YouTube terminates Singapore's Amos Yee's account for violating community guidelines

Amos said on his Facebook page that his YouTube channel has been taken down. — TODAY pic
Amos said on his Facebook page that his YouTube channel has been taken down. — TODAY pic

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SINGAPORE, May 8 — YouTube has terminated the channel of Singaporean teen blogger Amos Yee, who has been making headlines in the West for promoting paedophilia.

The removal of his account for violation of the social media platform’s community guidelines came about two weeks after YouTube drew flak for placing an advertisement promoting child development on his channel Brain and Butter.

On Sunday, Amos — whose Facebook account was temporarily suspended for 30 days last November — said on his Facebook page that his YouTube channel “has been taken down”.

His YouTube channel had been running for about three years, and had more than 40,000 subscribers.

His Twitter account was also suspended last year, but he has since created a new account using another handle.

“My Youtube Channel and all the videos there have been completely taken down because of my views defending paedophilia,” he wrote on Facebook.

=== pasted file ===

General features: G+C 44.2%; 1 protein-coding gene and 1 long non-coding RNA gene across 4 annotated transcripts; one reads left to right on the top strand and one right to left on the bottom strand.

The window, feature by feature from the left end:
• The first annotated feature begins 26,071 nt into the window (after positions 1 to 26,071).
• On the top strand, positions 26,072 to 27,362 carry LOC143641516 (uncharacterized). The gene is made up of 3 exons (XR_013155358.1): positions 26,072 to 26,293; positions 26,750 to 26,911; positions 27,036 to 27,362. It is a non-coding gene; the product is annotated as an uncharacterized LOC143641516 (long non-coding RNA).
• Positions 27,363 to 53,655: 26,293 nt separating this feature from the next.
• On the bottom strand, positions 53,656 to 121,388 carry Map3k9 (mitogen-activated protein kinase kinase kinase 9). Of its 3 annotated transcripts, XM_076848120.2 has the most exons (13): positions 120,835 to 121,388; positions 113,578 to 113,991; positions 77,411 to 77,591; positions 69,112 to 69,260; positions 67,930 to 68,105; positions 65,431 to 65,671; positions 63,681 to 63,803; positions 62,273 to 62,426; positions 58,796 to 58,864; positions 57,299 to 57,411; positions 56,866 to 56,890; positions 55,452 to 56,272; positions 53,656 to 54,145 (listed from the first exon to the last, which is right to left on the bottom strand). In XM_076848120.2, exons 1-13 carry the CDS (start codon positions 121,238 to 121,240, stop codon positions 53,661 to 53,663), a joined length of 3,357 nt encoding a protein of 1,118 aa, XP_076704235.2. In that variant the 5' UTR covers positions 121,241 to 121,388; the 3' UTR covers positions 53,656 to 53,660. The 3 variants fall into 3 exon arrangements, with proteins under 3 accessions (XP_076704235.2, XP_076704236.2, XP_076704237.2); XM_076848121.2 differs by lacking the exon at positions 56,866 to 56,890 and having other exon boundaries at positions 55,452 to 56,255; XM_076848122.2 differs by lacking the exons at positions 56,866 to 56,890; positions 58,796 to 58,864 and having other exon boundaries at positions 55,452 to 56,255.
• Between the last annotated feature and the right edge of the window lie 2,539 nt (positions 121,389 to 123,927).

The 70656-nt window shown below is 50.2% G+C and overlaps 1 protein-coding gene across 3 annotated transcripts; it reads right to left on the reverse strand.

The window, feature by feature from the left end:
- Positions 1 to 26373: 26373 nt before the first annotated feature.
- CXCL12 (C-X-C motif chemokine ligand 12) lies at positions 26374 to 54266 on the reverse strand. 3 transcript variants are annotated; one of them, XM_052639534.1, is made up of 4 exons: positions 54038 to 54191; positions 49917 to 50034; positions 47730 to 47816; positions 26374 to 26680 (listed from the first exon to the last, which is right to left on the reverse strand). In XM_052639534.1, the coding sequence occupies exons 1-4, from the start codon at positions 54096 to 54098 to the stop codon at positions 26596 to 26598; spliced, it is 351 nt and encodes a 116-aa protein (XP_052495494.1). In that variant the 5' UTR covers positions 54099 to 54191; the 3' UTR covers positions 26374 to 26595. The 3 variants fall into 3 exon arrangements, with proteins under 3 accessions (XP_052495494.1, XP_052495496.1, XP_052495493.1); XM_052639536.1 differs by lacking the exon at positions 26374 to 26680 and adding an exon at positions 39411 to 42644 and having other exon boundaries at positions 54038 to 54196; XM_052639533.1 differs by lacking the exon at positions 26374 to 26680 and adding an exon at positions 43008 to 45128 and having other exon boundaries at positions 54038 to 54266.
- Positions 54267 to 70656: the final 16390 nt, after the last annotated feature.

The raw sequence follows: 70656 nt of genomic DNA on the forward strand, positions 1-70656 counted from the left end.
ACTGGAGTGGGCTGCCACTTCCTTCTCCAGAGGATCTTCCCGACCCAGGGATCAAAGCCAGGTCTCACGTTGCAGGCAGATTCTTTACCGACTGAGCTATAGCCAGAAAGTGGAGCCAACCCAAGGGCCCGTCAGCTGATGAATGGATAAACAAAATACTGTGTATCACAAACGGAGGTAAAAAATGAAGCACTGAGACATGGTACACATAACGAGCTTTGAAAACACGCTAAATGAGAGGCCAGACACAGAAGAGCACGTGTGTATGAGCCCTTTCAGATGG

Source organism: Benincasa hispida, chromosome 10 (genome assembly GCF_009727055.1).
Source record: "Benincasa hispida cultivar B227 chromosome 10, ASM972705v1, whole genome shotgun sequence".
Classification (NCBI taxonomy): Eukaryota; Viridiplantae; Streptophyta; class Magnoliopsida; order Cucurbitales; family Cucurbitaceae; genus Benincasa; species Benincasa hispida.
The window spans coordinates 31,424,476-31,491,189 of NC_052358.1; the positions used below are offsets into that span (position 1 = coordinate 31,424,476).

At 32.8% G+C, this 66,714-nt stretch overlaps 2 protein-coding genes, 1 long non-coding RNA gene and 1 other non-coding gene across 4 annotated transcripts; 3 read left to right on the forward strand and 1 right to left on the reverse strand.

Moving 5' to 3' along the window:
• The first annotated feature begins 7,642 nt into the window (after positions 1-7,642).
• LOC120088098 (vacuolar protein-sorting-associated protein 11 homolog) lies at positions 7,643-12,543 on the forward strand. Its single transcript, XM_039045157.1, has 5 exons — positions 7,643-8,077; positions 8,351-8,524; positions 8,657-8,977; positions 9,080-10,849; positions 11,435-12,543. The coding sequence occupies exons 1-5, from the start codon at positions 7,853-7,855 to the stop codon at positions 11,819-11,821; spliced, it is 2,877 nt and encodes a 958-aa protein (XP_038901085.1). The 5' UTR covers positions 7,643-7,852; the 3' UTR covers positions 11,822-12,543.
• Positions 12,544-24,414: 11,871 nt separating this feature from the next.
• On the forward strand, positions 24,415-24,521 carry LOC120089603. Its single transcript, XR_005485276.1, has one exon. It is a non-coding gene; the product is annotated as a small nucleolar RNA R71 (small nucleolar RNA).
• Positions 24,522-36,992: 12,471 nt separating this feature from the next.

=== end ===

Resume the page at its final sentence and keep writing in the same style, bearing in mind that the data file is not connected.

He added in a separate post: “Thank gosh I have this Facebook page with roughly the same number of followers. The only problem is most of my audience here are Singaporeans.”

Amos, 19, whose online posts mocking and criticising the Singapore Government and other races and religion twice landed him in jail, was granted asylum in the United States last September.

While in the US, Amos has continued to be drawn to controversy.

On April 20, American news network CNN published a report on YouTube running advertisements from more than 300 companies and organisations – including Netflix, Facebook, Under Armour, Adidas, Amazon, newspapers and government agencies – on extremist channels.

These channels promoted paedophilia, white nationalists, Nazis, conspiracy theories and North Korean propaganda.

For example, an advertisement by the American trade association for the toy industry ran on a playlist titled “paedophilia is life” on Amos’ channel.

The association pulled the advertisement after the CNN report.

When contacted, a YouTube spokesperson said the company does not comment on individual channels.

A web page explaining its policy on account terminations state that banned users may be prohibited from accessing, possessing or creating any other YouTube channels.

An email detailing the reason for termination would be sent to the account holder. Under its policy, accounts can be removed if a user violated its community guidelines repeatedly, was “involved in a single case of severe abuse”, or was dedicated to hate speech, harassment or impersonation, for example. — TODAY

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